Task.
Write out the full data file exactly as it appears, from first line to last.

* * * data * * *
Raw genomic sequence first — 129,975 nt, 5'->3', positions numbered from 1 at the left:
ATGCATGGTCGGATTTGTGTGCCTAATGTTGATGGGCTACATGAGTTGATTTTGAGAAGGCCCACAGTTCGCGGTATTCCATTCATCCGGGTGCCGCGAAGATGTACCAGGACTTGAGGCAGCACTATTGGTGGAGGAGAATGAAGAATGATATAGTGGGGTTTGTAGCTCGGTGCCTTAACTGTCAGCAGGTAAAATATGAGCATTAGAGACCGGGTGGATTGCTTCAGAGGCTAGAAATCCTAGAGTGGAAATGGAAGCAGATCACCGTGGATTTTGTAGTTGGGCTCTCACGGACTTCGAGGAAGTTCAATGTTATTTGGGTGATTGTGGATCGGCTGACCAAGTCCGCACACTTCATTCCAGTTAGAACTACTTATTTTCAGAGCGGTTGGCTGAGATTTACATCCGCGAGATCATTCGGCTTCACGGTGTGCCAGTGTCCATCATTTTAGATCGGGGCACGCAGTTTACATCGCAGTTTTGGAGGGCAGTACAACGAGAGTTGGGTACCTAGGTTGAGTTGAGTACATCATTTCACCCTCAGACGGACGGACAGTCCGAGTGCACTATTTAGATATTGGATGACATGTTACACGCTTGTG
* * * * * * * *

Raw genomic sequence first — 129,975 nt, 5'->3', positions numbered from 1 at the left:
ATGCATGGTCGGATTTGTGTGCCTAATGTTGATGGGCTACATGAGTTGATTTTGAGAAGGCCCACAGTTCGCGGTATTCCATTCATCCGGGTGCCGCGAAGATGTACCAGGACTTGAGGCAGCACTATTGGTGGAGGAGAATGAAGAATGATATAGTGGGGTTTGTAGCTCGGTGCCTTAACTGTCAGCAGGTAAAATATGAGCATTAGAGACCGGGTGGATTGCTTCAGAGGCTAGAAATCCTAGAGTGGAAATGGAAGCAGATCACCGTGGATTTTGTAGTTGGGCTCTCACGGACTTCGAGGAAGTTCAATGTTATTTGGGTGATTGTGGATCGGCTGACCAAGTCCGCACACTTCATTCCAGTTAGAACTACTTATTTTCAGAGCGGTTGGCTGAGATTTACATCCGCGAGATCATTCGGCTTCACGGTGTGCCAGTGTCCATCATTTTAGATCGGGGCACGCAGTTTACATCGCAGTTTTGGAGGGCAGTACAACGAGAGTTGGGTACCTAGGTTGAGTTGAGTACATCATTTCACCCTCAGACGGACGGACAGTCCGAGTGCACTATTTAGATATTGGATGACATGTTACACGCTTGTG